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Sustainable mobility Cargo bikes: cheaper, faster, greener

Whether it’s dropping off kids at nursery or goods to customers, cargo bikes are increasingly seen whizzing around Swiss cities. This trend is the result of advances with e-bike technology – in Switzerland, riders need help with the many steep hills. 

On the streets of Bern, cargo bikes are still the exception, but more and more people are using them. Sohan Lal, a former rickshaw driverexternal link from New Delhi, uses one to show tourists around the Swiss capital. 

Rikscha-Fahrer in der Altstadt von Bern

Sohan Lal takes tourists through Bern's Old Town

(swissinfo.ch)

Andreas Tanner frequently chauffeurs his two-year-old son through Bern in the box at the front of his bicycle. A couple of months ago, instead of a second car he and his wife bought a cargo bike for CHF6,000 ($6,170). Since then they have notched up some 500 kilometres doing their shopping and, above all, taking his son to the nursery and then going on to work. 

Compared with cars, cargo bikes are cheaper, better for the environment and zippier in city traffic – plus there’s hardly ever an issue with parking. Parents can keep a constant eye on their (human or non-human) cargo, since the box is in front of them, not like a trailer.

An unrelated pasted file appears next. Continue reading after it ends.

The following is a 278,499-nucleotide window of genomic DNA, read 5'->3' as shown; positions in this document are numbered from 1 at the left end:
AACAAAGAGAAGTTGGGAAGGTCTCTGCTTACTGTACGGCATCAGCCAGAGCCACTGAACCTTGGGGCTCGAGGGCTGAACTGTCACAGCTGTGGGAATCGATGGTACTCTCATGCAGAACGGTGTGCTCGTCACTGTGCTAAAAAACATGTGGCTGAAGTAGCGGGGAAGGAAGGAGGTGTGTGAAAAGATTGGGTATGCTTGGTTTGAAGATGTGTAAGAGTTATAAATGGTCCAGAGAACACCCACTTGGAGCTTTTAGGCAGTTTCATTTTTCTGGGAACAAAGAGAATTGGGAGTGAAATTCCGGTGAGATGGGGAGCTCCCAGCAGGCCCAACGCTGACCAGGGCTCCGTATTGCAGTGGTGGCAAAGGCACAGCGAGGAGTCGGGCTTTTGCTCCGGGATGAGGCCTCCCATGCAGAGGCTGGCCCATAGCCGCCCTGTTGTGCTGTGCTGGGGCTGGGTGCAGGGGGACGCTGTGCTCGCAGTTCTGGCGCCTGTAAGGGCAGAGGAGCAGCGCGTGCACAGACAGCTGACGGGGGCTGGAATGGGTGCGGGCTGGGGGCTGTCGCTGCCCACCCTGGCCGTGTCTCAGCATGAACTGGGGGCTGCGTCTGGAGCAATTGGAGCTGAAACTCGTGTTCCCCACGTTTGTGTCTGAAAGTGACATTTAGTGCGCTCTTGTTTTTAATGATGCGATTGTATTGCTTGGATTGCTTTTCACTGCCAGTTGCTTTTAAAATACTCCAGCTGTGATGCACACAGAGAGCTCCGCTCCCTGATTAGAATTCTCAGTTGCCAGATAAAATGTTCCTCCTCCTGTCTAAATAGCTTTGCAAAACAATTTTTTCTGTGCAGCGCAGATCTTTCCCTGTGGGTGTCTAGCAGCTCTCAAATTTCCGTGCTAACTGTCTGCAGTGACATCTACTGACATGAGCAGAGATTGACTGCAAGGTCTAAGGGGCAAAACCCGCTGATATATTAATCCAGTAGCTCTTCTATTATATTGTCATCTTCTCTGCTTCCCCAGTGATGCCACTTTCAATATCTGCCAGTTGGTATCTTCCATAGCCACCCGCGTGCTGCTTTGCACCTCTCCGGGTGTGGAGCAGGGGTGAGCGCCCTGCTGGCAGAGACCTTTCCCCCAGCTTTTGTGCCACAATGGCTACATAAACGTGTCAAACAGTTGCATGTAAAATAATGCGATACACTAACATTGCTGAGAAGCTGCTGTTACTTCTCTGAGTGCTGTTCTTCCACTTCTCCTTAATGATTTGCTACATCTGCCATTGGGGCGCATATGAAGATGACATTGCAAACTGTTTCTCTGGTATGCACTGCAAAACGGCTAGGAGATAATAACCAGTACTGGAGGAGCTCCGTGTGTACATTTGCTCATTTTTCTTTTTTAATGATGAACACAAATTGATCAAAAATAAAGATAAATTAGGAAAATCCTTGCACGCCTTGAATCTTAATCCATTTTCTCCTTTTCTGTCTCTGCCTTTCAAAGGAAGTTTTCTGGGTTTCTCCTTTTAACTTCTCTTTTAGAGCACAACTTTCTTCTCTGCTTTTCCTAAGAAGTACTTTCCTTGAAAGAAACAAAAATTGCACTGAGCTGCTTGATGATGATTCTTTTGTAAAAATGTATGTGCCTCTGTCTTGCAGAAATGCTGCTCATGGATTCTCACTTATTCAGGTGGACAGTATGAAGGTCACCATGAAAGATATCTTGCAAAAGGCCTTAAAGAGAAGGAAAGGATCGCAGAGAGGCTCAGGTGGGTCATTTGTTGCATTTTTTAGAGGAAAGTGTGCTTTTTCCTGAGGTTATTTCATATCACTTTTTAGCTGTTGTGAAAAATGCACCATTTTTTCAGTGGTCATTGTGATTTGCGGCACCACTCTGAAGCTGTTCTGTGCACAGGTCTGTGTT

Andreas Tanner und Sohn Lynus auf Cargobike

By rain or shine: Andreas Tanner and son

(swissinfo.ch)

In the past year, more and more cargo bikes belonging to small and medium-sized businesses (SMEs) have been seen on the streets of Bern. These companies are taking part in the project “Mir sattlä umexternal link” (we’re resaddling), which is looking into the potential of cargo bikes in commercial trade. 

As part of this, SMEs from various sectors can use cargo bikes for free and see what it’s like transporting their wares with them. One participant is Chäsbuebexternal link, a specialist cheesemonger. 

“Among our regular customers are a few restaurants,” Chäsbueb’s marketing manager Brigitte Niklaus tells swissinfo.ch. “The roads are often blocked or closed to motorised vehicles and there’s nowhere to park.” 

Niklaus says staff also benefit from the switch to bicycles. “They’re outside in the fresh air and move around more.” 

One such employee is Kurt Staudenmann, who uses the cargo bike for deliveries twice a week and says he prefers doing so by cargo bike than by car. 

“The bike is more efficient. I can get practically everywhere,” said Staudenmann, whose bike can reach speeds of 40km/h, with the battery lasting all day.

E-bikes in Switzerland

Cargo bikes, a common sight in cities such as Copenhagen and Amsterdam, are now gaining popularity in Swiss cities – largely thanks to developments in e-bikes, which boosts a cyclist’s pedal power. In Switzerland, flat stretches are the exception rather than the rule. 

In 2016, almost a quarter of the 324,581 bikes sold were e-bikes. Today, there are more than 400,000 e-bikes on Swiss roads. 

Cargo bikes are still a niche market and they are not counted separately in the bicycle statistics, but cycling lobby Pro Veloexternal link says their sales are increasing.

end of infobox



(Translated from German by Thomas Stephens), swissinfo.ch

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